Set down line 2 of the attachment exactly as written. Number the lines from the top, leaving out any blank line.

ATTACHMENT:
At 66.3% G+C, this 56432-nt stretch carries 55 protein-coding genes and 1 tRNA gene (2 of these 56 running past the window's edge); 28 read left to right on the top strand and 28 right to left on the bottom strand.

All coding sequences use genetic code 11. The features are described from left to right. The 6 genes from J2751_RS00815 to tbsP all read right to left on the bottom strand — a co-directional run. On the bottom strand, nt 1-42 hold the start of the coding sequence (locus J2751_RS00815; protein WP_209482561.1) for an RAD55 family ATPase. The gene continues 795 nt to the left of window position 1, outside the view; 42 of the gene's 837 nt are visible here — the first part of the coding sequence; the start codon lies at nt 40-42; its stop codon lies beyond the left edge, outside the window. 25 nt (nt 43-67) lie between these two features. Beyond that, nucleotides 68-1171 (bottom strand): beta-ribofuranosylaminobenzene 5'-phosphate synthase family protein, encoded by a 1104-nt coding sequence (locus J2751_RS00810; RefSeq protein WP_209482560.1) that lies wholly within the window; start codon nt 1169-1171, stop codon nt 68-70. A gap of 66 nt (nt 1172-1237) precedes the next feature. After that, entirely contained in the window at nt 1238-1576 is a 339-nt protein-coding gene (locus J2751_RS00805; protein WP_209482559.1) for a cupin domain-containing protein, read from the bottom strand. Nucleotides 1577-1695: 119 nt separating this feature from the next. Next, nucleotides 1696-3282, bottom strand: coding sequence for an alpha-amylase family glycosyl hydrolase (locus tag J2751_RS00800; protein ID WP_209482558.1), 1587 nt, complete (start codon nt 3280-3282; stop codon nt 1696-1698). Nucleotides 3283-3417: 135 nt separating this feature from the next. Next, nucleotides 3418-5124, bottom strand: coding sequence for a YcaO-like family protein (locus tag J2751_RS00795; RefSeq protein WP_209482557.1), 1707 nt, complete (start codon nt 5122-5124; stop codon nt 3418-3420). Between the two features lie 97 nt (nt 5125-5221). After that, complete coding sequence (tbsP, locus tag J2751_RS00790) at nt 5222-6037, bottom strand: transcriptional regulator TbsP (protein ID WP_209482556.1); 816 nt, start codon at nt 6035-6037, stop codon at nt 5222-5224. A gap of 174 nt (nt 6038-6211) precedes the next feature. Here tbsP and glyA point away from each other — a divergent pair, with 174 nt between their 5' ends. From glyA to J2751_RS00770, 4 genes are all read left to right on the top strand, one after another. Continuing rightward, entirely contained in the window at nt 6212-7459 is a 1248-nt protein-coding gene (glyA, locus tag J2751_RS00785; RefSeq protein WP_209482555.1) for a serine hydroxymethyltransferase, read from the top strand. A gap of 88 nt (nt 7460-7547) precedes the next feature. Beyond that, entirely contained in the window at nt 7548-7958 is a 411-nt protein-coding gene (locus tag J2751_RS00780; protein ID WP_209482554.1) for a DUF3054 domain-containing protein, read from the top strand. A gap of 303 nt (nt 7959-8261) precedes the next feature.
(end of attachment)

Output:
All coding sequences use genetic code 11. The features are described from left to right. The 6 genes from J2751_RS00815 to tbsP all read right to left on the bottom strand — a co-directional run. On the bottom strand, nt 1-42 hold the start of the coding sequence (locus J2751_RS00815; protein WP_209482561.1) for an RAD55 family ATPase. The gene continues 795 nt to the left of window position 1, outside the view; 42 of the gene's 837 nt are visible here — the first part of the coding sequence; the start codon lies at nt 40-42; its stop codon lies beyond the left edge, outside the window. 25 nt (nt 43-67) lie between these two features. Beyond that, nucleotides 68-1171 (bottom strand): beta-ribofuranosylaminobenzene 5'-phosphate synthase family protein, encoded by a 1104-nt coding sequence (locus J2751_RS00810; RefSeq protein WP_209482560.1) that lies wholly within the window; start codon nt 1169-1171, stop codon nt 68-70. A gap of 66 nt (nt 1172-1237) precedes the next feature. After that, entirely contained in the window at nt 1238-1576 is a 339-nt protein-coding gene (locus J2751_RS00805; protein WP_209482559.1) for a cupin domain-containing protein, read from the bottom strand. Nucleotides 1577-1695: 119 nt separating this feature from the next. Next, nucleotides 1696-3282, bottom strand: coding sequence for an alpha-amylase family glycosyl hydrolase (locus tag J2751_RS00800; protein ID WP_209482558.1), 1587 nt, complete (start codon nt 3280-3282; stop codon nt 1696-1698). Nucleotides 3283-3417: 135 nt separating this feature from the next. Next, nucleotides 3418-5124, bottom strand: coding sequence for a YcaO-like family protein (locus tag J2751_RS00795; RefSeq protein WP_209482557.1), 1707 nt, complete (start codon nt 5122-5124; stop codon nt 3418-3420). Between the two features lie 97 nt (nt 5125-5221). After that, complete coding sequence (tbsP, locus tag J2751_RS00790) at nt 5222-6037, bottom strand: transcriptional regulator TbsP (protein ID WP_209482556.1); 816 nt, start codon at nt 6035-6037, stop codon at nt 5222-5224. A gap of 174 nt (nt 6038-6211) precedes the next feature. Here tbsP and glyA point away from each other — a divergent pair, with 174 nt between their 5' ends. From glyA to J2751_RS00770, 4 genes are all read left to right on the top strand, one after another. Continuing rightward, entirely contained in the window at nt 6212-7459 is a 1248-nt protein-coding gene (glyA, locus tag J2751_RS00785; RefSeq protein WP_209482555.1) for a serine hydroxymethyltransferase, read from the top strand. A gap of 88 nt (nt 7460-7547) precedes the next feature. Beyond that, entirely contained in the window at nt 7548-7958 is a 411-nt protein-coding gene (locus tag J2751_RS00780; protein ID WP_209482554.1) for a DUF3054 domain-containing protein, read from the top strand. A gap of 303 nt (nt 7959-8261) precedes the next feature.